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"I HAVE AUTHORITY TO LAY IT DOWN
AND I HAVE AUTHORITY TO TAKE IT UP AGAIN
I am the good shepherd; the good shepherd lays down His life for the sheep. He who is a hireling, and not a shepherd, who is not the owner of the sheep, beholds the wolf coming, and leaves the sheep, and flees, and the wolf snatches them, and scatters them. He flees because he is a hireling, and is not concerned about the sheep. I am the good shepherd; and I know My own, and My own know Me, even as the Father knows Me and I know the Father; and I lay down My life for the sheep. And I have other sheep, which are not of this fold; I must bring them also, and they shall hear My voice; and they shall become one flock with one shepherd. For this reason the Father loves Me, because I lay down My life that I may take it again. No one has taken it away from Me, but I lay it down on My own initiative. I have authority to lay it down, and I have authority to take it up again. This commandment I received from My Father.
He pictures himself in this text as a shepherd. And he pictures his people as the sheep that he owns and cares about. And in verses 12-13 he contrasts the way the owner responds to wolves and the way the hired help responds.
He who is a hireling, and not a shepherd, who is not the owner of the sheep, sees the wolf coming, and leaves the sheep, and flees, and the wolf snatches them, and scatters them. He flees because he is a hireling, and is not concerned about the sheep.
To the hireling sheep-tending is just a job. (It's just rental property, not a homestead.) They don't really care about the sheep. They are doing this to earn a living, not because they love sheep. And so they say, "No job is worth your life. If you're just working for a living, then you sure don't need a job that might kill you." So if a pack of wolves attacks your sheep, and you're just a hired hand, you run. You don't risk your life and fight the wolves. Who cares about a few sheep?
There are at three things--three destroying wolves--mentioned in the gospel of John. Three wolves that Jesus lays down his life to save us from.
First there is the wolf of sin: John 1:29 says of Jesus, "Behold the Lamb of God that takes away the sin of the world." Sin is a wolf that destroys the world and cuts us off from God. And Jesus came into the world to draw the wolf of sin off the world onto himself, and do die in the place of his sheep. When the good shepherd sacrifices himself for the flock he becomes like a Lamb and bears the sin of many (Isaiah 53:6-12).
The second and third wolves are death and divine judgment. Death is a great destroyer. It attacks and destroys everyone, great and small, rich and poor, men and women, every race, every creed. It is an omnivorous wolf of destruction. And after death comes judgment: "It is appointed unto man once to die, and after that the judgment" (Hebrews 9:27). Death does not destroy by ending what we had planned in this life and leading to nothingness. It destroys by ending what we had planned in this life and leading us into the courtroom of God Almighty whose law we have broken and whose glory we have despised (Romans 3:23).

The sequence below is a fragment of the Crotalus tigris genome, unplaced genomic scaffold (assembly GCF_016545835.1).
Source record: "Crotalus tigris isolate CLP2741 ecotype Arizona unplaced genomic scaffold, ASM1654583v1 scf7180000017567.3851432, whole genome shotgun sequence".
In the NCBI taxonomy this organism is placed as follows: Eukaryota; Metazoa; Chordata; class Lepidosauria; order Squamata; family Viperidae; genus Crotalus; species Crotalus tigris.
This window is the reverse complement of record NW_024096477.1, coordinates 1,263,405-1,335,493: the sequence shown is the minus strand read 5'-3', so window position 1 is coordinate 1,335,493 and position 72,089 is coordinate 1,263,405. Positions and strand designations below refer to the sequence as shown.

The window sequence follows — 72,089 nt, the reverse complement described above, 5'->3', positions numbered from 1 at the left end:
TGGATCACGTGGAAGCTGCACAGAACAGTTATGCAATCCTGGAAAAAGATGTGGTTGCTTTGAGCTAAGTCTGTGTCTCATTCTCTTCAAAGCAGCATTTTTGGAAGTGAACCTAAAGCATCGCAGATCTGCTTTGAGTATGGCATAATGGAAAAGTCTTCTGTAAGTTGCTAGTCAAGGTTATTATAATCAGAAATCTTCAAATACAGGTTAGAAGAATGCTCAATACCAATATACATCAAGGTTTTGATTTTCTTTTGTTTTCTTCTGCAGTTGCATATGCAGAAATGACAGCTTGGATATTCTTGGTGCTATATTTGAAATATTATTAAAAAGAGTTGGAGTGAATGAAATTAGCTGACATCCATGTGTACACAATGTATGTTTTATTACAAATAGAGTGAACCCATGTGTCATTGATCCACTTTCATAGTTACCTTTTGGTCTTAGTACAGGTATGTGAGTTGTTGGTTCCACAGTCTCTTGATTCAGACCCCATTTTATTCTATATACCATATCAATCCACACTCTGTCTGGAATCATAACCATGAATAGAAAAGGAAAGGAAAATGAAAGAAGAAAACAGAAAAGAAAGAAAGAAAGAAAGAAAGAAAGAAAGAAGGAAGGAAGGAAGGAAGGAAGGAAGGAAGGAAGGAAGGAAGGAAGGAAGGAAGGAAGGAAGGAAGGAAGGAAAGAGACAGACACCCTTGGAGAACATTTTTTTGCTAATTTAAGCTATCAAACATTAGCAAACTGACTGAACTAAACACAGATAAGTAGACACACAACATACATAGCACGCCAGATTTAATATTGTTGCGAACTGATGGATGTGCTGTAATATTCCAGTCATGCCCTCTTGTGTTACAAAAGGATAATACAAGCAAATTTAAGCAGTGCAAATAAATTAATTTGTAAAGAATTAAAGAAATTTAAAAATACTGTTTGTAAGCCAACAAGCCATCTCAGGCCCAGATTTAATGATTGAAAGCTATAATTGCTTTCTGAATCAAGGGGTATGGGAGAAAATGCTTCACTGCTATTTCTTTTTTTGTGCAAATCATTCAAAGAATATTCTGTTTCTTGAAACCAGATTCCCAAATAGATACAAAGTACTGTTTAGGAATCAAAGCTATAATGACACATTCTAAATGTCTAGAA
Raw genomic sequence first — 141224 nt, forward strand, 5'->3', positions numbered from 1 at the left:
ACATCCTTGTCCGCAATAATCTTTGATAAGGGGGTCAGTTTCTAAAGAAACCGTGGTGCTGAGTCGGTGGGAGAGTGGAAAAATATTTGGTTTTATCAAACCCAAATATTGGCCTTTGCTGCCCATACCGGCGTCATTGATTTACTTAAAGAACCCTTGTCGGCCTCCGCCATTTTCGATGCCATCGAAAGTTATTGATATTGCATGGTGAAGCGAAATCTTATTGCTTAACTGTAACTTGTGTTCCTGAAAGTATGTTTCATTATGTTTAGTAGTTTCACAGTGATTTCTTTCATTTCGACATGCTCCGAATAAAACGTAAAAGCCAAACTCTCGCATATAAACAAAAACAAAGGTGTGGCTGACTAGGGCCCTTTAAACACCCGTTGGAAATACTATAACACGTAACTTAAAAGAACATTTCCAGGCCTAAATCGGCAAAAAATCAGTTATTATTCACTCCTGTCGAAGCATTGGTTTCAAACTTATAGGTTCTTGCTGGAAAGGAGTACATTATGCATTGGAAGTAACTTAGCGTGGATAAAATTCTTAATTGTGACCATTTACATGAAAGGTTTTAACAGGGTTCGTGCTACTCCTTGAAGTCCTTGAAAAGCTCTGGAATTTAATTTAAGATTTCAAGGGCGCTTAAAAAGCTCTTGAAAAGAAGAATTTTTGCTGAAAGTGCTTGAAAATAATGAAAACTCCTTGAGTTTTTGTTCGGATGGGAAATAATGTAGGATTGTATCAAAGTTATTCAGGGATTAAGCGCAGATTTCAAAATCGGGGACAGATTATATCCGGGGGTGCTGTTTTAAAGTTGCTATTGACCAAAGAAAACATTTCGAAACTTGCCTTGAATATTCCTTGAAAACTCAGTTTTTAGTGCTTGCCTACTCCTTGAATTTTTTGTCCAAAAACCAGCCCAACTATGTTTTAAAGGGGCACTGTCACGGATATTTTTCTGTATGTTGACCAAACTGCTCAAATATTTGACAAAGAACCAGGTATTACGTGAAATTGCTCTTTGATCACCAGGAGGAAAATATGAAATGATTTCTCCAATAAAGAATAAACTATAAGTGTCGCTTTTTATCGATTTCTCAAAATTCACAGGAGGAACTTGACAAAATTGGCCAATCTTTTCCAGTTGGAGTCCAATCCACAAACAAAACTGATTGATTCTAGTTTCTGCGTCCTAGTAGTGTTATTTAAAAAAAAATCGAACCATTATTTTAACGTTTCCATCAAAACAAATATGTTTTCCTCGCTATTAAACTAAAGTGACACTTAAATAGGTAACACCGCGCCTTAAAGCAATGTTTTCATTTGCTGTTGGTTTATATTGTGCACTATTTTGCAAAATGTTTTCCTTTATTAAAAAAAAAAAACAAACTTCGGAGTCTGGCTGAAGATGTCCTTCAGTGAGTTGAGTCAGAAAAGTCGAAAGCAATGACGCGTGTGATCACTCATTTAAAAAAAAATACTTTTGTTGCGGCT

But Jesus is not a weak shepherd. When those two wolves threaten his sheep he lays down his life to destroy them and to save us from them. He says in John 5:24,
Truly, truly, I say to you, he who hears My word, and believes Him who sent Me, has eternal life, and does not come into judgment, but has passed out of death into life.
When Jesus laid down his life for the sheep he saved us from three destroying wolves: sin and death and judgment. He saw them coming; he went out to meet them; he drew them away from the flock and gave his life to kill them and take away their power so that they could not destroy the flock.
But now, if the story ended here there would be a great problem. If a flock of sheep lose their shepherd because he laid down his life to save them from a pack of wolves, they are now shepherdless. And even if no more wolves come they will sooner or later run out of green pasture and wander away into the desert valleys of death and perish. And in the end they will not be saved. And the death of the shepherd will have been in vain.
But the story doesn't end with a mangled shepherd lying dead among three dead wolves, and sheep scattered thirsting and starving in the desert. Verse 18 tells us why:
No one has taken [my life] away from Me, but I lay it down on My own initiative. I have authority to lay it down, and I have authority to take it up again. This commandment I received from My Father.
When Jesus came into the world to save his sheep from sin and death and judgment, he came with a commandment from his Father in heaven. The commandment was that he should die for sinners and rise again. And with the commandment came the authority to do it. "I have authority to lay down my life, and I have authority to take it up again."
He decided by his own authority when he would give himself into the jaws of sin and death and judgment. And after he had lain among the slain for three days he alone had the authority to take back his life again.
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